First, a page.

This is where the passage ends but the footnote then says that there have been sixty-five words deleted. It is obvious that this source has been censored. Mandela must then go on to explain that the prison is not as it seems. From this the sources all agree with each other because they all give the impression that Robben Island does not treat the prisoners well. They all also admit to the fact that Robben Island has a bad reputation and the possibility of cruelty towards the prisoners.

When Mandela then goes on and says that his “cause will triumph” he is proving that he is very politically motivated just like Walter Sisulu in source B when he says that he is sure that the NP are on their last legs. Mandela believes that he will still win his points even though he is in prison. This also links to Source G when Illingham implies that no one can hold Mandela down. Source 3 seems to agree with the others because it says that the prisoners were treated harshly and the guards would go out of their way to make life miserable for them.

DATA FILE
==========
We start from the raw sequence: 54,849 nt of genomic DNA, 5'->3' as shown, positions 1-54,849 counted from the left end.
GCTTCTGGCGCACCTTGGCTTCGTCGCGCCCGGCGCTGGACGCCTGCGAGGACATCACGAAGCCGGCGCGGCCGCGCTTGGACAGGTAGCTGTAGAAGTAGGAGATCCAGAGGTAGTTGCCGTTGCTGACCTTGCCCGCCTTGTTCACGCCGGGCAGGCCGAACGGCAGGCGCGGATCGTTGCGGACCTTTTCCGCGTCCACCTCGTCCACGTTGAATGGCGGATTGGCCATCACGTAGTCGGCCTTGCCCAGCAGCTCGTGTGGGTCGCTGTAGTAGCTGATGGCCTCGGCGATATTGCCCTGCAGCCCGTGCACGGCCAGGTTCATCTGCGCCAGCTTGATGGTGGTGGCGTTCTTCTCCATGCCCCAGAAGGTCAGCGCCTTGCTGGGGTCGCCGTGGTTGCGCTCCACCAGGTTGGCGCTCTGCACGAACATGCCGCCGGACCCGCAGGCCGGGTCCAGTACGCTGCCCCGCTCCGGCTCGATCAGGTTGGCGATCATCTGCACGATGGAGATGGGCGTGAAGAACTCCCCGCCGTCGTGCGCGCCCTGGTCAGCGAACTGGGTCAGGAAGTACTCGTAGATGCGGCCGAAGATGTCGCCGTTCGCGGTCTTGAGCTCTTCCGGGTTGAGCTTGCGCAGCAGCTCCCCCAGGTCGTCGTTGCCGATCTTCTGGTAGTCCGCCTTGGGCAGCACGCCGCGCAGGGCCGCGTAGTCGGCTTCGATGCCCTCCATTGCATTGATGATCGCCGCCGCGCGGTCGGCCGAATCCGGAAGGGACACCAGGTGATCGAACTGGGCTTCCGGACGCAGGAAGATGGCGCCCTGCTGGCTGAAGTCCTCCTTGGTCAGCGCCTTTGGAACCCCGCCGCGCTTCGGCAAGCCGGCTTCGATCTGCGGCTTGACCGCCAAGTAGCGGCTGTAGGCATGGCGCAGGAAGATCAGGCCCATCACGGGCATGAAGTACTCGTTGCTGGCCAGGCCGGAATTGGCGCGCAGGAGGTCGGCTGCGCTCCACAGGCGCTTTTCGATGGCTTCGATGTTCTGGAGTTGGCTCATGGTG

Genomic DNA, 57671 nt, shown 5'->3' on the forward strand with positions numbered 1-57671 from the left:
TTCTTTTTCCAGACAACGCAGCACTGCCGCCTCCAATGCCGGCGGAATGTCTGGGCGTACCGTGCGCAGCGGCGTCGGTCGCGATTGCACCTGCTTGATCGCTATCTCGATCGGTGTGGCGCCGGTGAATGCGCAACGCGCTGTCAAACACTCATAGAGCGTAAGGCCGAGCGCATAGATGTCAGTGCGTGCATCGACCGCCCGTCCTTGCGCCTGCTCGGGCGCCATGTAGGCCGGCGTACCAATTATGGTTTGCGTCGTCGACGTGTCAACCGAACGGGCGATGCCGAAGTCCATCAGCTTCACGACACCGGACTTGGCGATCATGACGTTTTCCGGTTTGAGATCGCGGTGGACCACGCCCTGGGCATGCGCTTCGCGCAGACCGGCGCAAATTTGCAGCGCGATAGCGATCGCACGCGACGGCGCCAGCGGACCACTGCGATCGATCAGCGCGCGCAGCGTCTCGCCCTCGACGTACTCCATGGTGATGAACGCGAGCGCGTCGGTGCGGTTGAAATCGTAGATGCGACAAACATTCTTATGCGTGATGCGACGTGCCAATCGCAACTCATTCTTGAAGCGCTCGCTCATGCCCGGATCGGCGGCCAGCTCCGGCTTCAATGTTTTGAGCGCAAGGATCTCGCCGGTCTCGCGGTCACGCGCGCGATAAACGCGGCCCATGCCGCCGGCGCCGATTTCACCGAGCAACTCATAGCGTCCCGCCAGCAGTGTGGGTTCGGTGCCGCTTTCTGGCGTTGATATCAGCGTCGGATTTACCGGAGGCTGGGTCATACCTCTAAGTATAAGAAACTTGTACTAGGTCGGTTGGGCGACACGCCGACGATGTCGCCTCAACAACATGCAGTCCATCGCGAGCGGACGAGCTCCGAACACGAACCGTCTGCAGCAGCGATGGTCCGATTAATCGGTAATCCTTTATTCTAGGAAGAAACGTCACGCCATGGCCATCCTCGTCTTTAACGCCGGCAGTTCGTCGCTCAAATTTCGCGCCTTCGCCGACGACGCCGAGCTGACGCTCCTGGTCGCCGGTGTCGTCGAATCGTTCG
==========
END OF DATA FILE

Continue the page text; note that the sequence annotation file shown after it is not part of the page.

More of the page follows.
But there is a possibility of exaggeration and maybe the writer wants to make it look more dramatic than it really is. This maybe because the source was printed in 1994 and this was the year that Mandela was allowed out of prison and he began to run for election. This means that maybe he wants to point out that the people that put him in prison and the guards that worked there did not look after the prisoners. The point is that he may be trying to get his own back and saying to them that they treated them harshly for no reason and Mandela became President anyway.